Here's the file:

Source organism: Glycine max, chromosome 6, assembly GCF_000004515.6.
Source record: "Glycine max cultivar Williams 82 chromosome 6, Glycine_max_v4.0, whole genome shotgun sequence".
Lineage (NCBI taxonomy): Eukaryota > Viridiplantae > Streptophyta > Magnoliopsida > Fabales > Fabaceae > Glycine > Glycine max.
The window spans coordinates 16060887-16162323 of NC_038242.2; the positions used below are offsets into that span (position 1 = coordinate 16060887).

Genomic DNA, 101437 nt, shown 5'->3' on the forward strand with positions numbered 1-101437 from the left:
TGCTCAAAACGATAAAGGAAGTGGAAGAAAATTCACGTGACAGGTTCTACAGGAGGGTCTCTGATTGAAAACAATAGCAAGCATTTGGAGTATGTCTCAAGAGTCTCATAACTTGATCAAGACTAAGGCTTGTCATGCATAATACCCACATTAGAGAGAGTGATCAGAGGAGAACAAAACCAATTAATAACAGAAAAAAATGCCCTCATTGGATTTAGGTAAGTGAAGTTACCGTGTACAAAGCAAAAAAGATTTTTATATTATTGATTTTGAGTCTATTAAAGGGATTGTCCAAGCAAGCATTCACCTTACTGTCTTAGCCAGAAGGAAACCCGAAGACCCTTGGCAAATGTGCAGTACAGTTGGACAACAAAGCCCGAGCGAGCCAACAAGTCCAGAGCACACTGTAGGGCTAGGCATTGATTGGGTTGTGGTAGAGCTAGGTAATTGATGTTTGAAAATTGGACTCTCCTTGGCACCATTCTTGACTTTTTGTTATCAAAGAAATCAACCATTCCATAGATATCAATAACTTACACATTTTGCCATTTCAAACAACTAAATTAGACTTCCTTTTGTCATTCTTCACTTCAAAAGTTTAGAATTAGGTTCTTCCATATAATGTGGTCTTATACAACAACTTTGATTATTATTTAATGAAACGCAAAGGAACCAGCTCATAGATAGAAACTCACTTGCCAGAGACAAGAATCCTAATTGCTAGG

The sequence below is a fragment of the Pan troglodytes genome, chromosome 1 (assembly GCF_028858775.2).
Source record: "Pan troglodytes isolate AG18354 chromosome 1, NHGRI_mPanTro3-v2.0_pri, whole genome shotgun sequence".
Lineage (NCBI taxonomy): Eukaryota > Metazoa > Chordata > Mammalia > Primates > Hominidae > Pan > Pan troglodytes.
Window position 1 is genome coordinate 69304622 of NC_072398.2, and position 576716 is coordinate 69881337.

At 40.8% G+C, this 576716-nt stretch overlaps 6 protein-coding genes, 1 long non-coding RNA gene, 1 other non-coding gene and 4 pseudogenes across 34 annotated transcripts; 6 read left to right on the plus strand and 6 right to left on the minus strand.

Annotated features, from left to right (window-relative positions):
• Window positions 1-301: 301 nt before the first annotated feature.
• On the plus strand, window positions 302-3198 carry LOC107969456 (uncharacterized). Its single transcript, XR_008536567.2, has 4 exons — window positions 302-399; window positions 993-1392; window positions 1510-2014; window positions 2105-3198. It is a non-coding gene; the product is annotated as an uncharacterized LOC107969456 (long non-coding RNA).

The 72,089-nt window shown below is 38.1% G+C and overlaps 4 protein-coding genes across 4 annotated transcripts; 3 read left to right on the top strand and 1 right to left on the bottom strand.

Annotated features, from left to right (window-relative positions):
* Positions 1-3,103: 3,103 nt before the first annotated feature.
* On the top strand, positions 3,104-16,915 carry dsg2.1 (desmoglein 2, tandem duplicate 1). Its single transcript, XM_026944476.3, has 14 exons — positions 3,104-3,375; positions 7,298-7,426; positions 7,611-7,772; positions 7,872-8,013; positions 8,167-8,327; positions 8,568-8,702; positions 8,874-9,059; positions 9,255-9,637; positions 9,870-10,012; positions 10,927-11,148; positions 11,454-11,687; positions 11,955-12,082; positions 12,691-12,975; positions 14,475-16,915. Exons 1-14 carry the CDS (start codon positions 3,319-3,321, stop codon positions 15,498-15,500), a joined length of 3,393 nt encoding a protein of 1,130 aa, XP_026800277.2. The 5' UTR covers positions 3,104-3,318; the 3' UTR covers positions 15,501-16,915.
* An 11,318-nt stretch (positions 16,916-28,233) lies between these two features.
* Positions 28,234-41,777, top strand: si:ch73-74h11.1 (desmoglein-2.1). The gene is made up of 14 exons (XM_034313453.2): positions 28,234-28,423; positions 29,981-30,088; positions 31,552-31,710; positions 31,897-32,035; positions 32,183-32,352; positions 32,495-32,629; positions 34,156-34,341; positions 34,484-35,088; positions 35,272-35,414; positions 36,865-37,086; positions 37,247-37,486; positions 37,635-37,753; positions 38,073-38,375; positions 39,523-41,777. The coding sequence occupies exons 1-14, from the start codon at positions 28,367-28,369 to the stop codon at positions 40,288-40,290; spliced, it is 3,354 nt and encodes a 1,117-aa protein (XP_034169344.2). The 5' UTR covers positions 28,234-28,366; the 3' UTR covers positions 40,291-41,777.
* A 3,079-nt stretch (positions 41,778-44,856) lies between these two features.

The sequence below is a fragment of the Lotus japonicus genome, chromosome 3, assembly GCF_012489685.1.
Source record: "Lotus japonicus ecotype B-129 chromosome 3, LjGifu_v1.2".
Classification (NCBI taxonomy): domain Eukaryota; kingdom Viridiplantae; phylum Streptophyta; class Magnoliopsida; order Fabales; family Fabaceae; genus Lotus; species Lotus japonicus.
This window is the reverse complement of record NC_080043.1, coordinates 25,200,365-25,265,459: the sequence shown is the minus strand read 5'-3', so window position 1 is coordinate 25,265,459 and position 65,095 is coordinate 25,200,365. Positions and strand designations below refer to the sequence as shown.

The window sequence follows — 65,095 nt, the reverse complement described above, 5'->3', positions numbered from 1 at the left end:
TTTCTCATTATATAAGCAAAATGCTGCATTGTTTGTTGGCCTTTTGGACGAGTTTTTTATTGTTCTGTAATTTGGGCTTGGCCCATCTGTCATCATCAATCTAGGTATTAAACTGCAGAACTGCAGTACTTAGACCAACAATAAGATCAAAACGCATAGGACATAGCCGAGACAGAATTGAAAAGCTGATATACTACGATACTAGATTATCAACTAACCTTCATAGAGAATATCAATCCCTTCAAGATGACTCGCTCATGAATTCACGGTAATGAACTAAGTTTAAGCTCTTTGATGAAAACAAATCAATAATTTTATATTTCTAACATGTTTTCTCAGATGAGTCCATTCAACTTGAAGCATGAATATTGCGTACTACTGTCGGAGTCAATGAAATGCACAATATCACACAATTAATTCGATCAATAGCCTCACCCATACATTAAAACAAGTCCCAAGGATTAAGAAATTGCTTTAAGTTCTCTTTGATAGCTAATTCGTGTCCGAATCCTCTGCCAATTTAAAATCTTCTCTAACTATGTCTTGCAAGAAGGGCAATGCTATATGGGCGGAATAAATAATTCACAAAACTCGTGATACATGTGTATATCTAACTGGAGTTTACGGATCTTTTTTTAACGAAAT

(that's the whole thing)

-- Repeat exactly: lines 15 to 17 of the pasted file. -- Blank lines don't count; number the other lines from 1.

The 72,089-nt window shown below is 38.1% G+C and overlaps 4 protein-coding genes across 4 annotated transcripts; 3 read left to right on the top strand and 1 right to left on the bottom strand.

Annotated features, from left to right (window-relative positions):
* Positions 1-3,103: 3,103 nt before the first annotated feature.